We present a systematic study of laboratory tests of alternative chemical formulations for a chemical flood design and application. Aqueous and microemulsion phase behavior tests have previously been shown to be a rapid, inexpensive and highly effective means to select the best chemicals and minimize the need for relatively expensive core flood tests. Microemulsion phase behavior testing was therefore conducted using various combinations of surfactants, co-solvents and alkalis with a particular crude oil and reservoir conditions of interest. Branched alcohol propoxy sulfates and internal olefin sulfonates showed high performance in these tests, even when mixed with both conventional and novel alkali agents. Systematic screening methods helped tailor and fine-tune chemical mixtures to perform well under the given design constraints. The best chemical formulations were validated in core flood experiments, and compared in terms of both oil recovery and surfactant retention in cores. Each of the four best formulations tested in core floods gave nearly 100% oil recovery and very low surfactant adsorption. The two formulations with conventional and novel alkali agents gave almost zero surfactant retention. In standard practice, soft water must be used with alkali, but we show how ASP flooding can be used in this case even with very hard, saline brine.
Today the oil market is experiencing high production demand from mature oil fields in a possibly near-future carbon-constrained world. This demand will result in numerous new anthropogenic CO2 sources near oil fields currently producing under primary production. Many of the new areas for CO2 EOR application will lie where sandstone reservoirs dominate, with their higher-quality petrophysical characteristics. A review of today's and previous experiences in the Gulf Coast could help when new floods are designed and implemented in pioneer areas.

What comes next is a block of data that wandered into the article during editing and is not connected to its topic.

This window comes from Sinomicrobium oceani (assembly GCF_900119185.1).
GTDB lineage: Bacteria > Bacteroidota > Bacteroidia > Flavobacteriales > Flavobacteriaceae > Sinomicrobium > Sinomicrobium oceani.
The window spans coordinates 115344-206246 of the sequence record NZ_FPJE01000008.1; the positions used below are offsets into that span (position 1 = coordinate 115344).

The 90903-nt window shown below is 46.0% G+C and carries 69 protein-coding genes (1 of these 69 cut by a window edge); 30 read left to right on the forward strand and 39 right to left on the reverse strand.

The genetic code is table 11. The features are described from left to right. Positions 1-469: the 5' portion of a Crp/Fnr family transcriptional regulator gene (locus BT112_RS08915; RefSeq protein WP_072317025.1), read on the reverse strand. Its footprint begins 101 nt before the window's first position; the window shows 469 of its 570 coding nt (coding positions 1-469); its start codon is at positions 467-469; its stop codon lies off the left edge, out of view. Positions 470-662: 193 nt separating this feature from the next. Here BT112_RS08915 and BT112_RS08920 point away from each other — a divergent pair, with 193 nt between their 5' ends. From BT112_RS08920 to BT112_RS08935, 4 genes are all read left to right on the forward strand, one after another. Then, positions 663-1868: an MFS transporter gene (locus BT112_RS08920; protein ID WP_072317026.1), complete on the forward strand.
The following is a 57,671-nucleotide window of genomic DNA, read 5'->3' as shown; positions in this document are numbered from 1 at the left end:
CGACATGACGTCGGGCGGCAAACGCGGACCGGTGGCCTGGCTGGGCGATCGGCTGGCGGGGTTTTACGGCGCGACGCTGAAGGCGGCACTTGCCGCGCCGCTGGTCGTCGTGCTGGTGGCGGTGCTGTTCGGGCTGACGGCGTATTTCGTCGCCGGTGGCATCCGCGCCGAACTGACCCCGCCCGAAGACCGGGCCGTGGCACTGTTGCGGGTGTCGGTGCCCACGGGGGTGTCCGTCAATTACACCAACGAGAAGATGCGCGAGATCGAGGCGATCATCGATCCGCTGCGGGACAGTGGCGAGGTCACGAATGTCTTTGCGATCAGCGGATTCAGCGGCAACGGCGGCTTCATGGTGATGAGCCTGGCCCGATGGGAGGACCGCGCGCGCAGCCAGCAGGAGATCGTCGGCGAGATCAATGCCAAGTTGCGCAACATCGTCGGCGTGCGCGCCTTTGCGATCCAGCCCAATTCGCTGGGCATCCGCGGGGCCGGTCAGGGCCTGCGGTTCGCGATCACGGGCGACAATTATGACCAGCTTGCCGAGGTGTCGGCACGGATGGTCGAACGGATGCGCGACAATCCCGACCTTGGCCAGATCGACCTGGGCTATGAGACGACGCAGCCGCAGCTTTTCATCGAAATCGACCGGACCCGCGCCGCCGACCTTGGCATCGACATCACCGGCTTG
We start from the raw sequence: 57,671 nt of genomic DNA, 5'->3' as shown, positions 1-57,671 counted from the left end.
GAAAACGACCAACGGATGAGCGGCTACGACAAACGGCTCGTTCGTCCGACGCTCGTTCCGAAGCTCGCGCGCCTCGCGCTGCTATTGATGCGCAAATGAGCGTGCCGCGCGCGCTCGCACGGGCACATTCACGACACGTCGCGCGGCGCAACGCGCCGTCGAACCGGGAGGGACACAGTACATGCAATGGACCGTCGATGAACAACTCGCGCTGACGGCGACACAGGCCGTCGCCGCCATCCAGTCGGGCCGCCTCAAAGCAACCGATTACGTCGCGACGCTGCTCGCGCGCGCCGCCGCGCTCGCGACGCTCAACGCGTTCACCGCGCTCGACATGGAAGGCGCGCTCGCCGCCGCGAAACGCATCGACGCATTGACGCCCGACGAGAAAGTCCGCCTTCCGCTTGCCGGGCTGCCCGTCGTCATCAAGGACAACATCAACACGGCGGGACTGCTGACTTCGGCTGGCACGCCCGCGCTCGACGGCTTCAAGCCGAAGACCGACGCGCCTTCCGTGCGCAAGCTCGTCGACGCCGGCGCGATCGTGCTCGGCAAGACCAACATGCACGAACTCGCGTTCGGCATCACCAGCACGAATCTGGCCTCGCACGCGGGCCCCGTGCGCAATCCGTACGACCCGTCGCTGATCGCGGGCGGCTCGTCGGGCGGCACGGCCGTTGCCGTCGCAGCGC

To characterize Gulf Coast sandstone CO2 EOR experience, information from both full floods and pilots was assembled. Published and publicly available data were used in the study, emphasizing geologic setting of the reservoir, flooding methods, slug size, CO2 utilization, and other measures that indicate flood results.
CO2 EOR is applied in reservoirs deposited as barrier/strandplain, submarine-fan, and fluvial/deltaic sandstones. Solvent gases are predominantly combinations of CO2, N2, and CH4, and are applied as WAG, gravity-stable, continuous injection, and huff n' puff flooding methods. Tools such as pulsed neutron and pressure and sponge cores measure pre-EOR residual oil saturations to be between 0.2 and 0.38, averaging 0.25. Expected recovery efficiency for all flood types range from 17 to 23% of OOIP, with permeable Gulf Coast floods typically displaying 5 to 6 months' breakthrough timing. Applying recovery characteristics from the projects summarized and applying CO2 screening criteria resulted in delineation of an oil-resource target of 4.7 BSTB of miscible floodable oil along the Gulf Coast.
Deposition of solid hydrocarbons such as asphaltene and wax near the wellbore and in the tubing is known to cause decline in the well production performance. Various mitigation methods such as chemical wax inhibition, thermal insulation, and coiled tubing clearance are repetitive and exhaustive. These methods could temporarily remove deposits but not prevent them from reoccurrence. On the other hand, the thermo-chemical method utilizing acid-base reactions seems to be offering the most effective and simple solution to the problem. Reaction products and heat from the acid-base reactions could be utilized to dissolve and disperse wax or asphaltene deposition in addition to changing the wettability profile. The present study is to evaluate the performance of acidized amines for mitigating formation damage and improve oil recovery in the Penara Field, offshore Peninsular Malaysia. Wells in the field have been recording massive production decline of more than 5000 stb/d despite continuous treatment of pour point depressant, wax dispersant, de-emulsifier and frequent tubing clearance activities.